NYSD: Now that you can put that experience behind you, what are you really focused on this season? Last year, it was obvious that you wanted to be the closer in Brooklyn, but that didnít work out. Are you looking to find a spot as a closer on another team in the organization?
Morgan: Iím always going to try for that closer spot. I love having an opportunity to pitch everyday and I donít care what inning you put me in, but I would really like to pitch in the eighth and ninth inning. Either way, Iím still going to go balls out in every inning I pitch. Just because Iím not the closer, my work ethic is still going to stay the same. My mindset is that whenever I come in, itís the bottom of the ninth with the bases loaded and two outs. I always have a job to do. In the instructional league the Mets invited me to this year, I started pitch¨ing in the seventh and eighth like I did last year, but at the end, they let me pitch in the ninth and Iím really hap¨py with the way I played. I did really well. I donít know what their plans are, but they let me close a few games and weíll see what happens.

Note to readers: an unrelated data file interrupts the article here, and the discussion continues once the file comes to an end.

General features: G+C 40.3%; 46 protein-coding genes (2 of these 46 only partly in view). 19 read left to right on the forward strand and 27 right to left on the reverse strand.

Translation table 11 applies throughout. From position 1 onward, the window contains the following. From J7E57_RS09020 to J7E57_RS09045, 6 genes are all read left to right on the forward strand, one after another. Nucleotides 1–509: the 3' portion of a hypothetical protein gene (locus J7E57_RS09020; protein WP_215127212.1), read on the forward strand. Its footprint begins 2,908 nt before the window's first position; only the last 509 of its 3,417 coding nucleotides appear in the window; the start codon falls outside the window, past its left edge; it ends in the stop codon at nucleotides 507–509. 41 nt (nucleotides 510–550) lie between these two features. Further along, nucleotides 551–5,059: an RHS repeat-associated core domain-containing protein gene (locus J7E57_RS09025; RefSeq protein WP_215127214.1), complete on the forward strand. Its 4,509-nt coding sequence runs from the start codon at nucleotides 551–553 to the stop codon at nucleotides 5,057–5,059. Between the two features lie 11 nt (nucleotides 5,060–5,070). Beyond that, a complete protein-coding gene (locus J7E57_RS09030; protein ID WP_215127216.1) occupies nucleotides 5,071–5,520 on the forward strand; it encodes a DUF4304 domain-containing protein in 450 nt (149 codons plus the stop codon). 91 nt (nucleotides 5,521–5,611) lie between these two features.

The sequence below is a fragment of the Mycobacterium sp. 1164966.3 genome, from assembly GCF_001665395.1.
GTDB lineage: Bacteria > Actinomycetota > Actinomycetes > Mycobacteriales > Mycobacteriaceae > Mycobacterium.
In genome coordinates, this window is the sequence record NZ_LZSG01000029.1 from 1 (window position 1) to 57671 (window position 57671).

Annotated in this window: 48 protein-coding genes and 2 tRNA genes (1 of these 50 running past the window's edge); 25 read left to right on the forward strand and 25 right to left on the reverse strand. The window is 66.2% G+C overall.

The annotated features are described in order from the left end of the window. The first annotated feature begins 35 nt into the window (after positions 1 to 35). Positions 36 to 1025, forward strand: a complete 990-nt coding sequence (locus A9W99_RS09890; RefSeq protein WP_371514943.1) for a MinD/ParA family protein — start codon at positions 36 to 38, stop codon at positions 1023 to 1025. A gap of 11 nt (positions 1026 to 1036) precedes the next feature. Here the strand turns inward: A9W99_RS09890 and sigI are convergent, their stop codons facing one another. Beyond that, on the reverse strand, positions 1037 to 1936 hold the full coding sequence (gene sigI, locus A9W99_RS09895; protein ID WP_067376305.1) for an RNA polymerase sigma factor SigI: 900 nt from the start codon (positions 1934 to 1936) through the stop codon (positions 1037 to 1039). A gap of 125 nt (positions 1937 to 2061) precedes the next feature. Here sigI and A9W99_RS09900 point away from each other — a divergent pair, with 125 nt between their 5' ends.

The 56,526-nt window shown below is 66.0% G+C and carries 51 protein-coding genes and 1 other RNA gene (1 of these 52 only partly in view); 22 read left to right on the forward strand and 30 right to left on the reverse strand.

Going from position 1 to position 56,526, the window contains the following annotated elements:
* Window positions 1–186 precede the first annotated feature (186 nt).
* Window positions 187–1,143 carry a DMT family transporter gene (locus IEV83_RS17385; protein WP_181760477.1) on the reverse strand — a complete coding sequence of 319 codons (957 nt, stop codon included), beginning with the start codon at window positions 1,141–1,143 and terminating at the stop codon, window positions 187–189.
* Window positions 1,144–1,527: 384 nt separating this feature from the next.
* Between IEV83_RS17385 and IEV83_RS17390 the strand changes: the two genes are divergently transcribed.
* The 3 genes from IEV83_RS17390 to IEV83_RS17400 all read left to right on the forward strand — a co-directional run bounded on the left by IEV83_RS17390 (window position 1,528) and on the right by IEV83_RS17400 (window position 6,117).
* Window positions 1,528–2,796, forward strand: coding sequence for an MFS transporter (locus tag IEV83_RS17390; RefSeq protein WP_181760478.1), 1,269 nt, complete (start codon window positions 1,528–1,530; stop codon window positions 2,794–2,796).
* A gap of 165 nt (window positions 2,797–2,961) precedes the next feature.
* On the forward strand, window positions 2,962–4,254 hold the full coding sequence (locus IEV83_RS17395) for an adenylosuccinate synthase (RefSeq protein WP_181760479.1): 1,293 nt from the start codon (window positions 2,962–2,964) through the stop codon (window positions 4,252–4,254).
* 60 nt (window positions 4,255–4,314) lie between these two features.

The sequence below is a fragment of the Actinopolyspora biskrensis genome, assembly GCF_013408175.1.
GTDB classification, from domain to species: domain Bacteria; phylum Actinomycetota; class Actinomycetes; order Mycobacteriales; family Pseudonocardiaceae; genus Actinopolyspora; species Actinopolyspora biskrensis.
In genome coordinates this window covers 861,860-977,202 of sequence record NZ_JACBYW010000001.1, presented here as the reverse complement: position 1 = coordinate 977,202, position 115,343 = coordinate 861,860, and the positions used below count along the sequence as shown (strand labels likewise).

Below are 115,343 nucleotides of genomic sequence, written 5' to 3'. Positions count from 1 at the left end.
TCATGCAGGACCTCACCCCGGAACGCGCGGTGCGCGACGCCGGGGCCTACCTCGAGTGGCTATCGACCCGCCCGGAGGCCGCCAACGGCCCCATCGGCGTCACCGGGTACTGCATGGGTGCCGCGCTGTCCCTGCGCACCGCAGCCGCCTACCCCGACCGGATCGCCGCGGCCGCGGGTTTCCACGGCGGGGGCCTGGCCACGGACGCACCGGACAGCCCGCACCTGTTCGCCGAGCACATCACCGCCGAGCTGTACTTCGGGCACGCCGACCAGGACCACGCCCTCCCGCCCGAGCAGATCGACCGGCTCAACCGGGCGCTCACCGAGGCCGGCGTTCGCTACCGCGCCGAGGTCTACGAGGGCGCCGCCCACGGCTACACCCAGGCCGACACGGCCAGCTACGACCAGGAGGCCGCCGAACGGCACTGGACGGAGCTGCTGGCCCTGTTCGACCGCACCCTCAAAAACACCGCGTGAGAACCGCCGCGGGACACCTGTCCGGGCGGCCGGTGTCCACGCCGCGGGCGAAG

NYSD: Last season you had a fastball, slider and cutter in your arsenal. Have you added any new weap¨ons to make sure you get the chance to close games?
Morgan: Iíve been working on a changeup a lot this offseason and the organization really wanted me to work with it. Iím starting to get really comfortable with it. Itís going to help me a lot with right-handed hitters because all they usually see from me is my fastball and a breaking ball. They have two pitches to choose from, one that breaks away and one thatís straight that has a little bit of a tail on it. Now, the changeup makes them think a little harder when theyíre up there.
NYSD: Do you usually think about whatís in the hitterís mind when youíre on the mound?